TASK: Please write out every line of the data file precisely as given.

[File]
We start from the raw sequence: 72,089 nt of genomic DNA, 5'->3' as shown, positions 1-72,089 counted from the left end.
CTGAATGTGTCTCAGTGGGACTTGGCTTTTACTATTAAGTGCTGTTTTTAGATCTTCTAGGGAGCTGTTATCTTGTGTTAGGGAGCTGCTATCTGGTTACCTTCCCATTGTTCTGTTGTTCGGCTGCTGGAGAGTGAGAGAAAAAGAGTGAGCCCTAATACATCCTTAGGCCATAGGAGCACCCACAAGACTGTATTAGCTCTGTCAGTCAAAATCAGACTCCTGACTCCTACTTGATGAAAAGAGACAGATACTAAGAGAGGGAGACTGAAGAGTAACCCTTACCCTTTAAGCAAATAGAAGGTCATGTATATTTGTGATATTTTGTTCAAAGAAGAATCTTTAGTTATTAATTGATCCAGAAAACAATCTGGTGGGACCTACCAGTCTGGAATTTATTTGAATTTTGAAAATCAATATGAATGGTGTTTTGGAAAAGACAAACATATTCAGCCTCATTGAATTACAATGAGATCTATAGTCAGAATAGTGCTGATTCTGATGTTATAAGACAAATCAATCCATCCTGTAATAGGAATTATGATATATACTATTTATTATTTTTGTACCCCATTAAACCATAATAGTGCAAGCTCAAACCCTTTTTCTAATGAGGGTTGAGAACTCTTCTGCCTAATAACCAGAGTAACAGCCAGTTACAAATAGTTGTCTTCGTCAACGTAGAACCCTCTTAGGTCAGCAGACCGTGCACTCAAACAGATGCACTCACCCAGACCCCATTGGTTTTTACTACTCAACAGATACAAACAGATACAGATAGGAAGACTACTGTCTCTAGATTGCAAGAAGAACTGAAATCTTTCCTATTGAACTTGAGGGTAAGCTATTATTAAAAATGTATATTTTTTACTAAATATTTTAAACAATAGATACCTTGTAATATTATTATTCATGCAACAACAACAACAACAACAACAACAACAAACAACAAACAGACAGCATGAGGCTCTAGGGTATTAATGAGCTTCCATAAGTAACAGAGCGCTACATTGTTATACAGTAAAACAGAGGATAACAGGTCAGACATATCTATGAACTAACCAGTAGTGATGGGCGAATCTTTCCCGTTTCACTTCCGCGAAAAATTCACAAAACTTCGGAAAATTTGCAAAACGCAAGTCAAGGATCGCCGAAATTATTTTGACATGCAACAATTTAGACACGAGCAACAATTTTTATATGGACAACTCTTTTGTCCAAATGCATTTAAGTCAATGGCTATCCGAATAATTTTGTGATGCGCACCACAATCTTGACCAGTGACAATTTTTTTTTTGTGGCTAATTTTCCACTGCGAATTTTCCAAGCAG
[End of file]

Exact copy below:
We start from the raw sequence: 72,089 nt of genomic DNA, 5'->3' as shown, positions 1-72,089 counted from the left end.
CTGAATGTGTCTCAGTGGGACTTGGCTTTTACTATTAAGTGCTGTTTTTAGATCTTCTAGGGAGCTGTTATCTTGTGTTAGGGAGCTGCTATCTGGTTACCTTCCCATTGTTCTGTTGTTCGGCTGCTGGAGAGTGAGAGAAAAAGAGTGAGCCCTAATACATCCTTAGGCCATAGGAGCACCCACAAGACTGTATTAGCTCTGTCAGTCAAAATCAGACTCCTGACTCCTACTTGATGAAAAGAGACAGATACTAAGAGAGGGAGACTGAAGAGTAACCCTTACCCTTTAAGCAAATAGAAGGTCATGTATATTTGTGATATTTTGTTCAAAGAAGAATCTTTAGTTATTAATTGATCCAGAAAACAATCTGGTGGGACCTACCAGTCTGGAATTTATTTGAATTTTGAAAATCAATATGAATGGTGTTTTGGAAAAGACAAACATATTCAGCCTCATTGAATTACAATGAGATCTATAGTCAGAATAGTGCTGATTCTGATGTTATAAGACAAATCAATCCATCCTGTAATAGGAATTATGATATATACTATTTATTATTTTTGTACCCCATTAAACCATAATAGTGCAAGCTCAAACCCTTTTTCTAATGAGGGTTGAGAACTCTTCTGCCTAATAACCAGAGTAACAGCCAGTTACAAATAGTTGTCTTCGTCAACGTAGAACCCTCTTAGGTCAGCAGACCGTGCACTCAAACAGATGCACTCACCCAGACCCCATTGGTTTTTACTACTCAACAGATACAAACAGATACAGATAGGAAGACTACTGTCTCTAGATTGCAAGAAGAACTGAAATCTTTCCTATTGAACTTGAGGGTAAGCTATTATTAAAAATGTATATTTTTTACTAAATATTTTAAACAATAGATACCTTGTAATATTATTATTCATGCAACAACAACAACAACAACAACAACAACAAACAACAAACAGACAGCATGAGGCTCTAGGGTATTAATGAGCTTCCATAAGTAACAGAGCGCTACATTGTTATACAGTAAAACAGAGGATAACAGGTCAGACATATCTATGAACTAACCAGTAGTGATGGGCGAATCTTTCCCGTTTCACTTCCGCGAAAAATTCACAAAACTTCGGAAAATTTGCAAAACGCAAGTCAAGGATCGCCGAAATTATTTTGACATGCAACAATTTAGACACGAGCAACAATTTTTATATGGACAACTCTTTTGTCCAAATGCATTTAAGTCAATGGCTATCCGAATAATTTTGTGATGCGCACCACAATCTTGACCAGTGACAATTTTTTTTTTGTGGCTAATTTTCCACTGCGAATTTTCCAAGCAG